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NGC 2579
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NGC 2579 (also OCL 724) is a magnitude +7.5 open cluster located 3,369 light-years away in the constellation Puppis.
NGC 2579 is located within a planetary nebula, ESO 370-9.

The cluster was discovered by English astronomer John Herschel using a 47.5 cm (18.7 inch) reflecting telescope at the Cape of Good Hope, on the 1st February 1835. 

Right Ascension 08h 20m 52.7s, Declination -36° 12' 58"



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Title: NGC 2579 and the carbon and oxygen abundance gradients beyond the solar circle
Authors: C. Esteban, L. Carigi, M. V. F. Copetti, J. García-Rojas, A. Mesa-Delgado, H. O. Castañeda, D. Péquignot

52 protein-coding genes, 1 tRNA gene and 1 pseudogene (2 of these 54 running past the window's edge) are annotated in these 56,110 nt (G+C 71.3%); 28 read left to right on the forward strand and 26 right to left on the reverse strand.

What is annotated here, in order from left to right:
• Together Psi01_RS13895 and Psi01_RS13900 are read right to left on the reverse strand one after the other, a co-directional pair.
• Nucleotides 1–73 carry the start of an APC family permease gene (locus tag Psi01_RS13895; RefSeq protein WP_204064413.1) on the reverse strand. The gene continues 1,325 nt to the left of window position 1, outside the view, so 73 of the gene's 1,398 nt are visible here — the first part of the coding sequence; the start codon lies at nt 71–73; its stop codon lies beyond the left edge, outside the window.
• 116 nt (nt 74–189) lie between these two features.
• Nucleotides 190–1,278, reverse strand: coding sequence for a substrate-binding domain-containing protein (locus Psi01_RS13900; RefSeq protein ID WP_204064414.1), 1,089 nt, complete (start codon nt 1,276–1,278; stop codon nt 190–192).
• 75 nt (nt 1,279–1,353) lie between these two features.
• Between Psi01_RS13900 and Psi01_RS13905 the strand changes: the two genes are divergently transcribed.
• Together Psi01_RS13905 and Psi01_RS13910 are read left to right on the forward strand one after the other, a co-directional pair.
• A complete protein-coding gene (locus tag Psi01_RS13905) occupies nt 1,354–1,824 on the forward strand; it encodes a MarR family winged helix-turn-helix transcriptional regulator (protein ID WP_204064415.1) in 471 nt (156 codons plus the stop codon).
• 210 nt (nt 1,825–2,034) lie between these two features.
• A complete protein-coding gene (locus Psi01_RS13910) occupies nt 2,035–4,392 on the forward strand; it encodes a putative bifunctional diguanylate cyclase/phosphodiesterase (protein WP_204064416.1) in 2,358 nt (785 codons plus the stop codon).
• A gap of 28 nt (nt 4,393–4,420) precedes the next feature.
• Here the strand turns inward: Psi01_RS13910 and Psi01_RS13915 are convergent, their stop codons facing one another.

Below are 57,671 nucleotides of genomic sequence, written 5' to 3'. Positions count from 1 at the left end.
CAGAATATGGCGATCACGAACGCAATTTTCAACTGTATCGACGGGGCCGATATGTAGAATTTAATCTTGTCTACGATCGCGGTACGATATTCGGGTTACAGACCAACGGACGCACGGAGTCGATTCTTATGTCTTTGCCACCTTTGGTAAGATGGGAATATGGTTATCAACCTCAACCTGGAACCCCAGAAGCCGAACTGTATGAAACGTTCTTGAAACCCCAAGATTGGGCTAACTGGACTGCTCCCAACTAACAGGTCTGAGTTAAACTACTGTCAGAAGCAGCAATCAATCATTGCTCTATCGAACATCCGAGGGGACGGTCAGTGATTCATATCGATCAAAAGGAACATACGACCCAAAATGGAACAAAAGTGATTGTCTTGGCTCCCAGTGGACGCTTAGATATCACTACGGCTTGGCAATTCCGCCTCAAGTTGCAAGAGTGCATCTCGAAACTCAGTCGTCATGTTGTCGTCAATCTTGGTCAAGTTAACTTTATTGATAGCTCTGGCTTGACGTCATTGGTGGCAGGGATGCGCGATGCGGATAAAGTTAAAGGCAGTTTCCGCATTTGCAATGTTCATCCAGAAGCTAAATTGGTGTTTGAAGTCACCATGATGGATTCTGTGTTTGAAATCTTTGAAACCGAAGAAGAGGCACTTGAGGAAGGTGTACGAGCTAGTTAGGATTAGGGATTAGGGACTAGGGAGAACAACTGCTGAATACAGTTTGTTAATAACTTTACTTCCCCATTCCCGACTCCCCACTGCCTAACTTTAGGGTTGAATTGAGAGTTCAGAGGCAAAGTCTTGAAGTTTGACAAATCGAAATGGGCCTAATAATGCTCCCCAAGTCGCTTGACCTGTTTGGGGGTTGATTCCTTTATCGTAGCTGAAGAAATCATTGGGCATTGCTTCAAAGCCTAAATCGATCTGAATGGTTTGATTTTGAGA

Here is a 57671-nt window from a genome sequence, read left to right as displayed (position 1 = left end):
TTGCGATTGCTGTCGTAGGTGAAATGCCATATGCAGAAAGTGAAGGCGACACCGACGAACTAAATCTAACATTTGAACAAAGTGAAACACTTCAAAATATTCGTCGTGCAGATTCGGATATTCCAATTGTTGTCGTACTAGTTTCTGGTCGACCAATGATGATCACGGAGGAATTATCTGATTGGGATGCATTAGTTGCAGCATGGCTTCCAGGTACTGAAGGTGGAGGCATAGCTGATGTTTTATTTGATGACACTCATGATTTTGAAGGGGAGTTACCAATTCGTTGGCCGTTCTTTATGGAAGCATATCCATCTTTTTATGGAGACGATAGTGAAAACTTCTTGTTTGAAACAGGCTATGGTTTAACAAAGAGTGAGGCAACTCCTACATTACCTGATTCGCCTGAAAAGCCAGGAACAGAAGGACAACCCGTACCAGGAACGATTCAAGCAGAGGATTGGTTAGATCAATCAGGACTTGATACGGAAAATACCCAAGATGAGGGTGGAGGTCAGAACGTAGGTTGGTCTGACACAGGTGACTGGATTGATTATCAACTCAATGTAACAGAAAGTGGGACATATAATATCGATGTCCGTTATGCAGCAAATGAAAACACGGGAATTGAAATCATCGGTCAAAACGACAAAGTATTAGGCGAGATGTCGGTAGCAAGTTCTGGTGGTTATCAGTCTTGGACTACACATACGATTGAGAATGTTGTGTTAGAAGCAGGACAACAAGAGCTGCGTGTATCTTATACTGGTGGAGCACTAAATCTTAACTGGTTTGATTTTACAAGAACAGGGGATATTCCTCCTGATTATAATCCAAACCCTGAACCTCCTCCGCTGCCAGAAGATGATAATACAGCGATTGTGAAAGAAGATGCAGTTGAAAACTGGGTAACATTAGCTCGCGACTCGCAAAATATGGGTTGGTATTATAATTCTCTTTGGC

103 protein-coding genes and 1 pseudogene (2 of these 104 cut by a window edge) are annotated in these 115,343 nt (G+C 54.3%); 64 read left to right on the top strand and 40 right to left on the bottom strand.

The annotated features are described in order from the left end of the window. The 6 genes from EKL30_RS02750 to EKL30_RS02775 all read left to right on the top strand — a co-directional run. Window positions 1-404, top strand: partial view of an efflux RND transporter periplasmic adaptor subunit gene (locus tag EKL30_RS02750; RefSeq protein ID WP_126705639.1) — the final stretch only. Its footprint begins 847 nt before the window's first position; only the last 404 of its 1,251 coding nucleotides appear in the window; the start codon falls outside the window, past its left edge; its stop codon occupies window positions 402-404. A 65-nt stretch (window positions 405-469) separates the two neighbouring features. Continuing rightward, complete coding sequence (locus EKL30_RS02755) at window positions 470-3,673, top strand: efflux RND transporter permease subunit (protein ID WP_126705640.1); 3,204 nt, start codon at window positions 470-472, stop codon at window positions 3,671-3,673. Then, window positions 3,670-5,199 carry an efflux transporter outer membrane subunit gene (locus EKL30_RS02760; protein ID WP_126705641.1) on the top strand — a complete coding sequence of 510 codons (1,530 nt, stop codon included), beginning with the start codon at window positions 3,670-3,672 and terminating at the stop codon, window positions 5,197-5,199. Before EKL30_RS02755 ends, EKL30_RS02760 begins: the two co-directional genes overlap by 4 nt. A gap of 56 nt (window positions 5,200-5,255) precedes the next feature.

We present deep echelle spectrophotometry of the Galactic HII region NGC 2579. The data have been taken with the Very Large Telescope Ultraviolet-Visual Echelle Spectrograph in the 3550--10400 \AA\ range. This object, which has been largely neglected, shows however a rather high surface brightness, a high ionisation degree and is located at a galactocentric distance of 12.4 ±0.7 kpc. Therefore, NGC 2579 is an excellent probe for studying the behaviour of the gas phase radial abundance gradients in the outer disc of the Milky Way. We derive the physical conditions of the nebula using several emission line-intensity ratios as well as the abundances of several ionic species from the intensity of collisionally excited lines. We also determine the ionic abundances of C^{2+}, O^+ and O^{2+} -- and therefore the total O abundance -- from faint pure recombination lines. The results for NGC 2579 permit to extend our previous determinations of the C, O and C/O gas phase radial gradients of the inner Galactic disc (Esteban etal. 2005) to larger galactocentric distances. We find that the chemical composition of NGC 2579 is consistent with flatten gradients at its galactocentric distance. In addition, we have built a tailored chemical evolution model that reproduces the observed radial abundance gradients of O, C and N and other observational constraints. We find that a levelling out of the star formation efficiency about and beyond the isophotal radius can explain the flattening of chemical gradients observed in the outer Galactic disc.

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